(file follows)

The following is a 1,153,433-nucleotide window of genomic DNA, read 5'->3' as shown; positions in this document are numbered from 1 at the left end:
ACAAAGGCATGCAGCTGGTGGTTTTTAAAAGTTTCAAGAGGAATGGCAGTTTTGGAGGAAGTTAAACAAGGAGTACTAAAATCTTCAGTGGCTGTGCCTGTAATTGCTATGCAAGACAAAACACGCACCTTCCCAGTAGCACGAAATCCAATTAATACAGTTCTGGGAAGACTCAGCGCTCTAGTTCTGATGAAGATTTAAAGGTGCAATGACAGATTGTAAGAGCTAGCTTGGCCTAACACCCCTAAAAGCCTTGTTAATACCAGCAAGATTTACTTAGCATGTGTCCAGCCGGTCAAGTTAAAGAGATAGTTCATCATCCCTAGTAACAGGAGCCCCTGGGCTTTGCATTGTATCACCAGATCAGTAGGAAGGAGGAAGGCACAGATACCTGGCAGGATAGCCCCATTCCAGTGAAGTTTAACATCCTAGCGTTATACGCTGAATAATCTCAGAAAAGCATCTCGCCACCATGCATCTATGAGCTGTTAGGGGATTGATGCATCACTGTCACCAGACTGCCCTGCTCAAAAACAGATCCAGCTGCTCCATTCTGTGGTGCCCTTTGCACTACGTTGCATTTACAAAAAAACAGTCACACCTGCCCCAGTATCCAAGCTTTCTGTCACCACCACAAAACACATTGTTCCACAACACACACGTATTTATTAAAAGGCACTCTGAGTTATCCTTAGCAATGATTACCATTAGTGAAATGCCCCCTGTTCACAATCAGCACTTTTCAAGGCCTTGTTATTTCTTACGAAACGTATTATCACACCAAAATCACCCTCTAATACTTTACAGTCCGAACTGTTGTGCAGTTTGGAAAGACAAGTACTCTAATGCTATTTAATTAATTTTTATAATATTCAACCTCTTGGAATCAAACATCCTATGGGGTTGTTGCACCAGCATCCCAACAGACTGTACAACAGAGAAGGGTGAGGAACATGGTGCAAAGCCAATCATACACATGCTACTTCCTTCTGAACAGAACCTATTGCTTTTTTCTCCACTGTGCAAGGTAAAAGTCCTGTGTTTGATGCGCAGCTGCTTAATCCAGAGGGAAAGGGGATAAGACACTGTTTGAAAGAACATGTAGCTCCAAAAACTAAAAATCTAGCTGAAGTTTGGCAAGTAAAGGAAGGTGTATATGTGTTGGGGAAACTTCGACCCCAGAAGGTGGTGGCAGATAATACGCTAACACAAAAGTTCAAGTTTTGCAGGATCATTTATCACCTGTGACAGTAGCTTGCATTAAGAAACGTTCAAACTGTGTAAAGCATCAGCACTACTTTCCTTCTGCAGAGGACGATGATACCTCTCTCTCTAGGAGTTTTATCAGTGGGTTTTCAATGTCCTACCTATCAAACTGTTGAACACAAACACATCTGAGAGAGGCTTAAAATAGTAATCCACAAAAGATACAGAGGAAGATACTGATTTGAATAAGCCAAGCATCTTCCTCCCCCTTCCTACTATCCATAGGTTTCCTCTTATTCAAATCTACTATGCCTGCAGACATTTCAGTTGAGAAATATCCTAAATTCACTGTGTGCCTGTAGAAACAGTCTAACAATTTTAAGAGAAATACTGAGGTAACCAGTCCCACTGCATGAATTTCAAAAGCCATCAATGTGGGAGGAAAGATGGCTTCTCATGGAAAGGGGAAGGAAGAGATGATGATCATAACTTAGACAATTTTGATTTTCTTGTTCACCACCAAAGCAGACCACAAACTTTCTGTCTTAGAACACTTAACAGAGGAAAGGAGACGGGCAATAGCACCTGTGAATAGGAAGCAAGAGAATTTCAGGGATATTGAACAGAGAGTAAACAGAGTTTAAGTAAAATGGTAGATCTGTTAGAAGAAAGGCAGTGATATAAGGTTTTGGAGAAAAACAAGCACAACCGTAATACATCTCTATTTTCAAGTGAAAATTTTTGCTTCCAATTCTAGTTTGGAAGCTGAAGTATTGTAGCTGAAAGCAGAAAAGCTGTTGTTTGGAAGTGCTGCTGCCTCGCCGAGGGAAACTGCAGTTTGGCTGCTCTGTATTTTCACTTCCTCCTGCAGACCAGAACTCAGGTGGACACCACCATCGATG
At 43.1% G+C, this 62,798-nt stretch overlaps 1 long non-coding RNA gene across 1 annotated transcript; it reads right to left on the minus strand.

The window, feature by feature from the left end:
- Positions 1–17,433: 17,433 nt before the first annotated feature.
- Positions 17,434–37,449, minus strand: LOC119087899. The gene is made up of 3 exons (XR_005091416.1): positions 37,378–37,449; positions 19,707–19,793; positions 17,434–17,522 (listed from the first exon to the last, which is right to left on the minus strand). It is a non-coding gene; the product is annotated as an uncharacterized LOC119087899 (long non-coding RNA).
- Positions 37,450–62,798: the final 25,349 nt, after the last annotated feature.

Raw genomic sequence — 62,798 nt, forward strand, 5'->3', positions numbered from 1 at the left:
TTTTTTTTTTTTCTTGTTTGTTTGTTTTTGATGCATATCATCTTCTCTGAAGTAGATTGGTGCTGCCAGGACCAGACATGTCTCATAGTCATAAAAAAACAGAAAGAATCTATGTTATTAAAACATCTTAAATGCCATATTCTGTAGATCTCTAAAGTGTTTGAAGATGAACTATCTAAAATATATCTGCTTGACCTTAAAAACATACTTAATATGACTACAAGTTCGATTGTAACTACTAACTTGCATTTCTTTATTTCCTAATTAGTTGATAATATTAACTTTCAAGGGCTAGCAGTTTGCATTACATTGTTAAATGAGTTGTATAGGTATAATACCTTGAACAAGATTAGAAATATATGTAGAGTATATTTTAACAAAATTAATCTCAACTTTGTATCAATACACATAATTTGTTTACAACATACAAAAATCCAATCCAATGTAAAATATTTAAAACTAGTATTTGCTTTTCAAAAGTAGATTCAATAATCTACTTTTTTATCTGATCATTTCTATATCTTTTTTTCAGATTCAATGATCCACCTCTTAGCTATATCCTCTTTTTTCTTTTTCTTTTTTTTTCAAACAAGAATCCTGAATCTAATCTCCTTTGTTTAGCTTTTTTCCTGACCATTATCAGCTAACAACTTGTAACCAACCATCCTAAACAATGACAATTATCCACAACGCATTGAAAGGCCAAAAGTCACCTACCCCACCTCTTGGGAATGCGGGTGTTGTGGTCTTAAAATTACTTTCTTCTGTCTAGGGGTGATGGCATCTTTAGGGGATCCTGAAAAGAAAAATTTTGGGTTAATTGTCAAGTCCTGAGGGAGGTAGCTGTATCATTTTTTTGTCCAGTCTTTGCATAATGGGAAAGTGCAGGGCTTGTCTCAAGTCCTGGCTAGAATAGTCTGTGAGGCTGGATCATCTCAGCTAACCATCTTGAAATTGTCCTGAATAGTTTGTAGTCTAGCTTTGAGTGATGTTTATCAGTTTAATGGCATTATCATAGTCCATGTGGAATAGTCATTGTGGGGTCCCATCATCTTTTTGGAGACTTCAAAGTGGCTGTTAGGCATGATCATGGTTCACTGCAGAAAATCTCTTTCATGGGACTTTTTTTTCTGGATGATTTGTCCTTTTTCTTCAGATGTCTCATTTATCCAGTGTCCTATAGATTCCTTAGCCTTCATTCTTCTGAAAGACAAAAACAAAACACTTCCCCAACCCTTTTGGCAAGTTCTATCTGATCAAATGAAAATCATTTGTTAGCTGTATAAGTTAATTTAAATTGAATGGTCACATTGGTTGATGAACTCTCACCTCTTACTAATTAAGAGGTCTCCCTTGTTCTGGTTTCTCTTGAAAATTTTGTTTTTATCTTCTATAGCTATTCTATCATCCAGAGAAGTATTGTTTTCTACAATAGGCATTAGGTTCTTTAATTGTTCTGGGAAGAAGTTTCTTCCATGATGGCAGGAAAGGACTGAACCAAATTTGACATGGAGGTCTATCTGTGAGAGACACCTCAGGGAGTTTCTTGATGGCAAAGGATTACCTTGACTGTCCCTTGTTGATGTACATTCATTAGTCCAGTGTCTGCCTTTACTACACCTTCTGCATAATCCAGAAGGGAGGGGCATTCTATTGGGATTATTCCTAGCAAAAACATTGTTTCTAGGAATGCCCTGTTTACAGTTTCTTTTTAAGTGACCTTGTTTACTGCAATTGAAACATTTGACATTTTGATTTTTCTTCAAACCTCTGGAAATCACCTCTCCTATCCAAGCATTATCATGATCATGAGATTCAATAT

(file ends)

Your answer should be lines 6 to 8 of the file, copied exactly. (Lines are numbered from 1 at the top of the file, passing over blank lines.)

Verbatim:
- Positions 17,434–37,449, minus strand: LOC119087899. The gene is made up of 3 exons (XR_005091416.1): positions 37,378–37,449; positions 19,707–19,793; positions 17,434–17,522 (listed from the first exon to the last, which is right to left on the minus strand). It is a non-coding gene; the product is annotated as an uncharacterized LOC119087899 (long non-coding RNA).
- Positions 37,450–62,798: the final 25,349 nt, after the last annotated feature.

Raw genomic sequence — 62,798 nt, forward strand, 5'->3', positions numbered from 1 at the left: